Why Do 18 to 25 Year-Olds Abuse Ativan?

The reasons for Ativan abuse vary among users, but it is more common for 18 to 25 year-olds to be involved in the party scene than people in older demographics. Parties can be prime places for Ativan abuse to occur. People often bring pills to parties and share them with friends or sell them to potential users for recreational use. Recreational Ativan abuse can quickly lead to an Ativan abuse habit that can develop into an addiction. Ativan is a powerful drug prescribed for pain relief, and as with other painkillers, addiction can develop within weeks of the first abuse.

Ativan Addiction

Anyone can become addicted to Ativan; Ativan addiction does not discriminate based on age. If you abuse Ativan repeatedly, you risk Ativan addiction, overdose and other problems associated with Ativan abuse. Ativan overdose can be lethal, and Ativan abuse can also lead to other long-term health problems, such as liver damage. Ativan abuse causes other problems too, such as legal troubles and relationship problems. The only way to avoid the risks associated with Ativan abuse is to quit.

Treatment for Ativan Addiction

If you are addicted to Ativan, attending addiction treatment can help you identify the reasons you became addicted to Ativan and help you avoid relapse. If you are interested in Ativan addiction treatment, call our toll-free helpline today. We can answer any questions you have about Ativan addiction and the treatment process. We are here for you 24 hours a day, so call now.

Hepatitis and Ativan Abuse

Hepatitis and Ativan Abuse

Hepatitis is an inflammation of the liver that may occur with limited symptoms but can lead to anorexia, jaundice and cirrhosis. It can also result in fibrosis, which is scarring of the liver. Hepatitis can be caused by viruses, but it can also be caused by toxins related to drug abuse. While some cases of hepatitis are minor and don’t require treatment, other cases are chronic and can severely affect a person’s life. Abusing drugs such as Ativan can increase your chances of contracting hepatitis, and if you already suffer from hepatitis, Ativan abuse can make your condition worse.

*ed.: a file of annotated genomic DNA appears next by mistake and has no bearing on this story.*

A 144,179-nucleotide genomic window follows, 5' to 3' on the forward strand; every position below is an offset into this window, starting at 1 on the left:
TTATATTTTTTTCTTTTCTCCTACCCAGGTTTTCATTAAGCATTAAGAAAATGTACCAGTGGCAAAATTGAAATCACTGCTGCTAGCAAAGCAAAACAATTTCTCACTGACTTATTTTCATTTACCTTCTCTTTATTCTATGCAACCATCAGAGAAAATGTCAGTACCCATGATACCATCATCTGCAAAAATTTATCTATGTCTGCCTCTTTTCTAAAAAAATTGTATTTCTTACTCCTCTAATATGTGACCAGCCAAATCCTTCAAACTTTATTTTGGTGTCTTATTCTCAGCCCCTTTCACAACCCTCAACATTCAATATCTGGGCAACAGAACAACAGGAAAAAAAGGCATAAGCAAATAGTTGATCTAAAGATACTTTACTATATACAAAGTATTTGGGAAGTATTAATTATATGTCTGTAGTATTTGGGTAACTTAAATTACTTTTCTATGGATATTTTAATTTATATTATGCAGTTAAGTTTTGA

What Is Hepatitis?

Hepatitis is a condition in which the liver becomes inflamed. Initial symptoms of hepatitis include the following:

  • Drowsiness
  • Weakness
  • Muscle and joint aches
  • Nausea
  • Vomiting
  • Fever

There are two types of hepatitis: acute and chronic. Acute hepatitis lasts six months or less while chronic hepatitis lasts longer and can lead to more severe health problems. Some cases of hepatitis do not require treatment, but other cases can develop into serious health problems that shorten a person’s life or lead to a decreased quality of life.

Ativan and Hepatitis

While Ativan is not known as a drug that directly causes hepatitis, it can play a role in the contraction and severity of hepatitis. Abusing Ativan compromises a user’s immune system, leading to more frequent illnesses and more severe symptoms. A compromised immune system increases the chances of a person contracting hepatitis and hepatitis developing into chronic hepatitis, which can result in fibrosis or cirrhosis. Ativan abuse can cause hepatitis symptoms to worsen, and the added pressure of Ativan addiction is another burden to carry for a person suffering from hepatitis.